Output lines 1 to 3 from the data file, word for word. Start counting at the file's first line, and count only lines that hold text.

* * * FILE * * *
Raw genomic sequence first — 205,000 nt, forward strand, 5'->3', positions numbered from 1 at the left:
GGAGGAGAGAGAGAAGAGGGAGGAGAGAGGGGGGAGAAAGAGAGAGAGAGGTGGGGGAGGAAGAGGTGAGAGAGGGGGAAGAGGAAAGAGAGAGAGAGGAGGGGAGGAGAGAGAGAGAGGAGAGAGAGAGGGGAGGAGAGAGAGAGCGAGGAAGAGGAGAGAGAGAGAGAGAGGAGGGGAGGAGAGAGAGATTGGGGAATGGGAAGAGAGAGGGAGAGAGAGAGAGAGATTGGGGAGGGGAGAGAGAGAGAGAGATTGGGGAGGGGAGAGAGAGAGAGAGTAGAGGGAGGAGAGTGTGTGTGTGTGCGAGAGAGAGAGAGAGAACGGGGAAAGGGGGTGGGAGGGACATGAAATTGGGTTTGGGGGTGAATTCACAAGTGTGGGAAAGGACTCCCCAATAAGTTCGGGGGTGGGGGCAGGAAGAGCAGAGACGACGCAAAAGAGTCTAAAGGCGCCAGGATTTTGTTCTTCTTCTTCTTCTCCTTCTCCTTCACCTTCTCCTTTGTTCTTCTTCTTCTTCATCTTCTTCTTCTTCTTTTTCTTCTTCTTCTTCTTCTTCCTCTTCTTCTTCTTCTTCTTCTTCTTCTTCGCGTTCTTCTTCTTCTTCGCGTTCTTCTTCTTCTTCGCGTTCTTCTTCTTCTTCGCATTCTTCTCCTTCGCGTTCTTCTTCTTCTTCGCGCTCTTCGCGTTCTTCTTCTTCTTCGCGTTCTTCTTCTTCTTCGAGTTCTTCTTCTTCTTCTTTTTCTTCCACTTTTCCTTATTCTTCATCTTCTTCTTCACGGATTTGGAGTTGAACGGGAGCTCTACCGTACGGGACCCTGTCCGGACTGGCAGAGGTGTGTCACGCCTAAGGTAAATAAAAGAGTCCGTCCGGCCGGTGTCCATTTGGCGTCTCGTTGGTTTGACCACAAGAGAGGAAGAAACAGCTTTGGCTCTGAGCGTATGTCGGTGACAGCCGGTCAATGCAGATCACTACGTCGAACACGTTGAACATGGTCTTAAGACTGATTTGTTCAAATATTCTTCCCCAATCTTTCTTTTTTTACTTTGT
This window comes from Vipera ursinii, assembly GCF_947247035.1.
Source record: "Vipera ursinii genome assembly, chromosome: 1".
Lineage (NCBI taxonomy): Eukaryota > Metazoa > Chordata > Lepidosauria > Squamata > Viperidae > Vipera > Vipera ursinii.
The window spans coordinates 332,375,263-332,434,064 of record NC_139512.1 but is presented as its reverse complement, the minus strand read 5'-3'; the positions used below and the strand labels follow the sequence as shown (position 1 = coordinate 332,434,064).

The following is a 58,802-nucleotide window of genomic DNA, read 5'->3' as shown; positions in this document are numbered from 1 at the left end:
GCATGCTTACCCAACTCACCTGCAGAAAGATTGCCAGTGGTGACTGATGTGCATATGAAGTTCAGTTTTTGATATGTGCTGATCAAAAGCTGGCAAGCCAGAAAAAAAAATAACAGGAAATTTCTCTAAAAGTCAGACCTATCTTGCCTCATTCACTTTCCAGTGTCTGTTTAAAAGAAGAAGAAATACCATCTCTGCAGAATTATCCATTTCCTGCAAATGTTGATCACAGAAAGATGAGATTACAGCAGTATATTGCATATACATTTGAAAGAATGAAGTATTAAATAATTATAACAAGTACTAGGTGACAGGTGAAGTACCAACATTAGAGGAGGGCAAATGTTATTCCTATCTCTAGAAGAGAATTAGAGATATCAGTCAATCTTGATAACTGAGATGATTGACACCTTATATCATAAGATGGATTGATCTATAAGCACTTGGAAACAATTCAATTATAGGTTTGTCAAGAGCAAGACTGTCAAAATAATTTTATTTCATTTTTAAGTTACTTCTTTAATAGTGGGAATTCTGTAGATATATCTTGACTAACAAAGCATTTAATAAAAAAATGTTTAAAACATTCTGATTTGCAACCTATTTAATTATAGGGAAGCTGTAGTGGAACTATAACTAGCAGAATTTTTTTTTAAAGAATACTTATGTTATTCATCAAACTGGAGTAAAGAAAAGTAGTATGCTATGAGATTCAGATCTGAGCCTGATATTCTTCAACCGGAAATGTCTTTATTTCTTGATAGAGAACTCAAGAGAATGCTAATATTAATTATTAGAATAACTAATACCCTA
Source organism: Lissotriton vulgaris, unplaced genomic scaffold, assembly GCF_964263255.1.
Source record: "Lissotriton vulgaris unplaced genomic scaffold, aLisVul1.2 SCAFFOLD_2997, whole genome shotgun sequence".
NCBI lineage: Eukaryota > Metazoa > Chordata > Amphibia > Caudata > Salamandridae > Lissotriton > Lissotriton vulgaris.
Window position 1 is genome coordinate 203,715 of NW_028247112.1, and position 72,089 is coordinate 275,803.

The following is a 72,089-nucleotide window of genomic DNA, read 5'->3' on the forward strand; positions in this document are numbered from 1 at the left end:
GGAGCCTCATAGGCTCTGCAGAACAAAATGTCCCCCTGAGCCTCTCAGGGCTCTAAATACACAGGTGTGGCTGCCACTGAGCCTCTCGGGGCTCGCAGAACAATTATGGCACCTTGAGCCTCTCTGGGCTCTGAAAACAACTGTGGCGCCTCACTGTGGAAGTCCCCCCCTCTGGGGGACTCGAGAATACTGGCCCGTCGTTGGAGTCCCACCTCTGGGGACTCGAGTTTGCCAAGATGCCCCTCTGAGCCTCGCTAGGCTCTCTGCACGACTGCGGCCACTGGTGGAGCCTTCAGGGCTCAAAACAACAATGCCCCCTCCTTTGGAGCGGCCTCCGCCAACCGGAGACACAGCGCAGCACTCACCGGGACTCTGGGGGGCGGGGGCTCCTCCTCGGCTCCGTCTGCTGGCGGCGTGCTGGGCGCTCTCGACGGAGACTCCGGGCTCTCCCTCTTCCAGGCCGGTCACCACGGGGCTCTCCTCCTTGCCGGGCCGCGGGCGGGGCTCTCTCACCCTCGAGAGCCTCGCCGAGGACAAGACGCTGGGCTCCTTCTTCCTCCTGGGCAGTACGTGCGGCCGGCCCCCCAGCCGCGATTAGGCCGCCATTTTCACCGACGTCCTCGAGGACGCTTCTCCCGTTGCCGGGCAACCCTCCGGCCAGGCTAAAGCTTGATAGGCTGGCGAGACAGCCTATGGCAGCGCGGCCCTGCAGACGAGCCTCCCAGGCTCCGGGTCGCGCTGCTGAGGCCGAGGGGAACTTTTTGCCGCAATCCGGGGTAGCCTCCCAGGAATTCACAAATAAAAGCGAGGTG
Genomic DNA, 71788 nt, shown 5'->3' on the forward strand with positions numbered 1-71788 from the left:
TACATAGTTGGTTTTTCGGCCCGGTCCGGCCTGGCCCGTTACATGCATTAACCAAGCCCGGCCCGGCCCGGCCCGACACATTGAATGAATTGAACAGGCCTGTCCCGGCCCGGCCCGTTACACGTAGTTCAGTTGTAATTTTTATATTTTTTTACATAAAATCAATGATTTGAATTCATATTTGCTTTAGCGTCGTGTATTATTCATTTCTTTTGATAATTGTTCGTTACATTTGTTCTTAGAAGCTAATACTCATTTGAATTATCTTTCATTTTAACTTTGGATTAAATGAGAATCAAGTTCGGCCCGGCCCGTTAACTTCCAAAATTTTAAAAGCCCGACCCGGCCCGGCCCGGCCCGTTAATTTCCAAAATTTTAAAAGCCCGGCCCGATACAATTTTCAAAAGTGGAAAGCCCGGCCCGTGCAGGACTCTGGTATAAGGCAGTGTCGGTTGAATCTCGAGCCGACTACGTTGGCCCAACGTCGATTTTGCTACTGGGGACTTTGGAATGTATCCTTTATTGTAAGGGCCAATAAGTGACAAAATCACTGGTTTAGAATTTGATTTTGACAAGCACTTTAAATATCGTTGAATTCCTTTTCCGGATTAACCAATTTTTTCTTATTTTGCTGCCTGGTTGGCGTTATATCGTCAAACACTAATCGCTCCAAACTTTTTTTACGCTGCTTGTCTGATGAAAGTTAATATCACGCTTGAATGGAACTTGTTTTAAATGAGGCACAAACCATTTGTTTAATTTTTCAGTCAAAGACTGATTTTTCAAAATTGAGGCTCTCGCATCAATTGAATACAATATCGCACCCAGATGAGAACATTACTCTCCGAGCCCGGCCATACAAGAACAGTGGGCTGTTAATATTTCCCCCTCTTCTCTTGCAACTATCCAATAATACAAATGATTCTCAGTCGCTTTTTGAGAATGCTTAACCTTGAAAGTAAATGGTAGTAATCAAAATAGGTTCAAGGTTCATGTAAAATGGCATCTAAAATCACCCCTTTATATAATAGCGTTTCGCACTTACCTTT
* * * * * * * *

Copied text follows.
Raw genomic sequence first — 205,000 nt, forward strand, 5'->3', positions numbered from 1 at the left:
GGAGGAGAGAGAGAAGAGGGAGGAGAGAGGGGGGAGAAAGAGAGAGAGAGGTGGGGGAGGAAGAGGTGAGAGAGGGGGAAGAGGAAAGAGAGAGAGAGGAGGGGAGGAGAGAGAGAGAGGAGAGAGAGAGGGGAGGAGAGAGAGAGCGAGGAAGAGGAGAGAGAGAGAGAGAGGAGGGGAGGAGAGAGAGATTGGGGAATGGGAAGAGAGAGGGAGAGAGAGAGAGAGATTGGGGAGGGGAGAGAGAGAGAGAGATTGGGGAGGGGAGAGAGAGAGAGAGTAGAGGGAGGAGAGTGTGTGTGTGTGCGAGAGAGAGAGAGAGAACGGGGAAAGGGGGTGGGAGGGACATGAAATTGGGTTTGGGGGTGAATTCACAAGTGTGGGAAAGGACTCCCCAATAAGTTCGGGGGTGGGGGCAGGAAGAGCAGAGACGACGCAAAAGAGTCTAAAGGCGCCAGGATTTTGTTCTTCTTCTTCTTCTCCTTCTCCTTCACCTTCTCCTTTGTTCTTCTTCTTCTTCATCTTCTTCTTCTTCTTTTTCTTCTTCTTCTTCTTCTTCCTCTTCTTCTTCTTCTTCTTCTTCTTCTTCGCGTTCTTCTTCTTCTTCGCGTTCTTCTTCTTCTTCGCGTTCTTCTTCTTCTTCGCATTCTTCTCCTTCGCGTTCTTCTTCTTCTTCGCGCTCTTCGCGTTCTTCTTCTTCTTCGCGTTCTTCTTCTTCTTCGAGTTCTTCTTCTTCTTCTTTTTCTTCCACTTTTCCTTATTCTTCATCTTCTTCTTCACGGATTTGGAGTTGAACGGGAGCTCTACCGTACGGGACCCTGTCCGGACTGGCAGAGGTGTGTCACGCCTAAGGTAAATAAAAGAGTCCGTCCGGCCGGTGTCCATTTGGCGTCTCGTTGGTTTGACCACAAGAGAGGAAGAAACAGCTTTGGCTCTGAGCGTATGTCGGTGACAGCCGGTCAATGCAGATCACTACGTCGAACACGTTGAACATGGTCTTAAGACTGATTTGTTCAAATATTCTTCCCCAATCTTTCTTTTTTTACTTTGT
This window comes from Vipera ursinii, assembly GCF_947247035.1.